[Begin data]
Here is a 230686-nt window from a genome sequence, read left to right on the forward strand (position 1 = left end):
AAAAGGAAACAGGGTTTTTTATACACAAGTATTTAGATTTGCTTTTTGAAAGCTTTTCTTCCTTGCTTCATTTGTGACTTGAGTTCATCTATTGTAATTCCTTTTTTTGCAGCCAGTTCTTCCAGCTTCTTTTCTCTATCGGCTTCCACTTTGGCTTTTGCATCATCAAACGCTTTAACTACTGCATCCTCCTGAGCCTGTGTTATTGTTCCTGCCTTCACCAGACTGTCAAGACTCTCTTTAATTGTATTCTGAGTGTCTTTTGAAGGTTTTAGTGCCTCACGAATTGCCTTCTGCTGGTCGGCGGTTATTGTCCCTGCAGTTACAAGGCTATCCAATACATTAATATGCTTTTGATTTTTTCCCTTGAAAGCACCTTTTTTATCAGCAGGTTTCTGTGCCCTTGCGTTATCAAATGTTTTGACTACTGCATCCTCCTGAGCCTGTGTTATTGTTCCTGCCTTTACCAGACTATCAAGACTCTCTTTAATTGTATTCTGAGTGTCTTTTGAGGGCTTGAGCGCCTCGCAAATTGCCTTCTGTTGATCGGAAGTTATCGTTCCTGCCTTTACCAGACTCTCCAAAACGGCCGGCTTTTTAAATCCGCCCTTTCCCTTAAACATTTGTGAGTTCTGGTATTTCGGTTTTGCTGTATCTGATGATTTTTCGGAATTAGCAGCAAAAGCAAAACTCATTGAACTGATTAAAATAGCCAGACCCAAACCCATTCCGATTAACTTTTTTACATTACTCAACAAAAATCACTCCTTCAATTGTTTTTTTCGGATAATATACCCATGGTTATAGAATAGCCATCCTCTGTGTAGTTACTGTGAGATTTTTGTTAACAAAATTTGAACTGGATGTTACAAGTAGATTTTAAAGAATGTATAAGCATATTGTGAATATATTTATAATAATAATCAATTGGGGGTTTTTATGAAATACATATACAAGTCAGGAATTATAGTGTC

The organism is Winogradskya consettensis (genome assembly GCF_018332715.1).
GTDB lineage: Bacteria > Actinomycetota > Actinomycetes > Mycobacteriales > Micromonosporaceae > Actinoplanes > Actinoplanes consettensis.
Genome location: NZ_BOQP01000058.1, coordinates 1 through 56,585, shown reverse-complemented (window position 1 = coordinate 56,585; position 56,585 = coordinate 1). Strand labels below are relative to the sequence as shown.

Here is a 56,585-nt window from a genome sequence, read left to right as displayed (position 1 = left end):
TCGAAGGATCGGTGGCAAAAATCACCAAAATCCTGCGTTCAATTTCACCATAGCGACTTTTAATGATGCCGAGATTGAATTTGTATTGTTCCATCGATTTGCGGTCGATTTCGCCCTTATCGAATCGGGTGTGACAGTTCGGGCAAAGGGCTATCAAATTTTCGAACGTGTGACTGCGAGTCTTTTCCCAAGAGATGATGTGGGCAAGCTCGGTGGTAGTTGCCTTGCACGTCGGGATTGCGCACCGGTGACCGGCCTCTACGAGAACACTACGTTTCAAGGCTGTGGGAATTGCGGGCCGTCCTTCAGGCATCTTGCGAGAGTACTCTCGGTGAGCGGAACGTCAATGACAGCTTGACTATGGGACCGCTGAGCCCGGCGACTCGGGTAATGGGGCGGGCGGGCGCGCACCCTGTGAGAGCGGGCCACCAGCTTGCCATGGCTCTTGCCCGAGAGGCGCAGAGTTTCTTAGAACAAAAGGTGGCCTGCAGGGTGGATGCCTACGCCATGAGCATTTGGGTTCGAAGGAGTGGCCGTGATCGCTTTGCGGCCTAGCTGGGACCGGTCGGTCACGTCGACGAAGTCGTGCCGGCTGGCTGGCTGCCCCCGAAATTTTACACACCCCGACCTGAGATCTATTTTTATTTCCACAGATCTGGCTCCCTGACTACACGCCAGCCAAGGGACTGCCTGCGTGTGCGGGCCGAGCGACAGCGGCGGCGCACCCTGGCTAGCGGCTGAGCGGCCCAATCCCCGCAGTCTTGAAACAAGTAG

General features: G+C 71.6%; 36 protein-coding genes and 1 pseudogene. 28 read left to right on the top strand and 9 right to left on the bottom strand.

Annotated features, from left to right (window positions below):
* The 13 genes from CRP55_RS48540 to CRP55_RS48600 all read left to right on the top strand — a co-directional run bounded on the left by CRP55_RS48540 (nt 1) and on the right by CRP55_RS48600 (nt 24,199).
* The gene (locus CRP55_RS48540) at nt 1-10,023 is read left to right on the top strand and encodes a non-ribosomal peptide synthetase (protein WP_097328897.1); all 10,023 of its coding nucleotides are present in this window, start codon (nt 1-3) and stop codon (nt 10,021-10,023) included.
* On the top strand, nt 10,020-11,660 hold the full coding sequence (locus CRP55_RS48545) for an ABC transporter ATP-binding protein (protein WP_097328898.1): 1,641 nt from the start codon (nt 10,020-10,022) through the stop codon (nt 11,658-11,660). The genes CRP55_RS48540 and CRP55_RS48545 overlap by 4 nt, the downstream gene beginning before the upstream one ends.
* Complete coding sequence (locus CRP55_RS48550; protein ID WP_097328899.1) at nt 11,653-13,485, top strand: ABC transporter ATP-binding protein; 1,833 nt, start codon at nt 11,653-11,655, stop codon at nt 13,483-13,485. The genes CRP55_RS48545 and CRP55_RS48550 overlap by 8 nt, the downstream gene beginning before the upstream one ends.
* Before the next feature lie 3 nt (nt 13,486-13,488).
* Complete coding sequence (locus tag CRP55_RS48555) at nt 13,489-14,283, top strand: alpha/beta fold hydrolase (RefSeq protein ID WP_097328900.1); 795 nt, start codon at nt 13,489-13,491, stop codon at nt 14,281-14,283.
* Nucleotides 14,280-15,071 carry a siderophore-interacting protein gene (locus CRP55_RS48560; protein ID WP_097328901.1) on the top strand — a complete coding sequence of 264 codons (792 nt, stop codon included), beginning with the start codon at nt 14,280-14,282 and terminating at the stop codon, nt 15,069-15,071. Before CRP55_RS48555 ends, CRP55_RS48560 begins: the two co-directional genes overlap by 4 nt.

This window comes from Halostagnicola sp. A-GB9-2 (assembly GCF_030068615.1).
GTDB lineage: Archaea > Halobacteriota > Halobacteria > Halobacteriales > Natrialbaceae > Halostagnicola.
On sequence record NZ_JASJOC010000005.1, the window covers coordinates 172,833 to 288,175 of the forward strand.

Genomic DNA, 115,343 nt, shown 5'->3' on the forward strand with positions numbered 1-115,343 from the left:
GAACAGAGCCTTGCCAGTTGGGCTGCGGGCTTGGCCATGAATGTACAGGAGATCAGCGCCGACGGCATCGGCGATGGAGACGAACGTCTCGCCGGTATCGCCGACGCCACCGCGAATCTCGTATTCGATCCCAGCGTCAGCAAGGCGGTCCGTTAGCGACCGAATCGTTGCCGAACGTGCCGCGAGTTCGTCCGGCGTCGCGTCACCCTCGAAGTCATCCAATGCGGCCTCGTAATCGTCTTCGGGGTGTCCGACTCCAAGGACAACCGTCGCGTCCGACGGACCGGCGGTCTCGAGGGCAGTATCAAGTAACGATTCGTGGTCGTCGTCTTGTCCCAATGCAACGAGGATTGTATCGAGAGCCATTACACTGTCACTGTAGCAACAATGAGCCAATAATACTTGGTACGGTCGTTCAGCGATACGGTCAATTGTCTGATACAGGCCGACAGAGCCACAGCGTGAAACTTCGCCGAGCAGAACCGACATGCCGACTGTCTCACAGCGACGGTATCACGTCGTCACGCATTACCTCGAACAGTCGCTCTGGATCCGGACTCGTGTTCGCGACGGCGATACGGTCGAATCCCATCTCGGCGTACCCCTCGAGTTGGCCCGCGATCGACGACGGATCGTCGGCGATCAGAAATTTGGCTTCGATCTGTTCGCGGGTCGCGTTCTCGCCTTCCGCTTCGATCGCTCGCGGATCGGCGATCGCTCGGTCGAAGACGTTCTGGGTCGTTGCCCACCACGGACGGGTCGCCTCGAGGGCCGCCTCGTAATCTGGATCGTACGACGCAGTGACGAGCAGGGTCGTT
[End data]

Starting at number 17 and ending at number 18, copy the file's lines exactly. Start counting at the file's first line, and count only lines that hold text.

This window comes from Halostagnicola sp. A-GB9-2 (assembly GCF_030068615.1).
GTDB lineage: Archaea > Halobacteriota > Halobacteria > Halobacteriales > Natrialbaceae > Halostagnicola.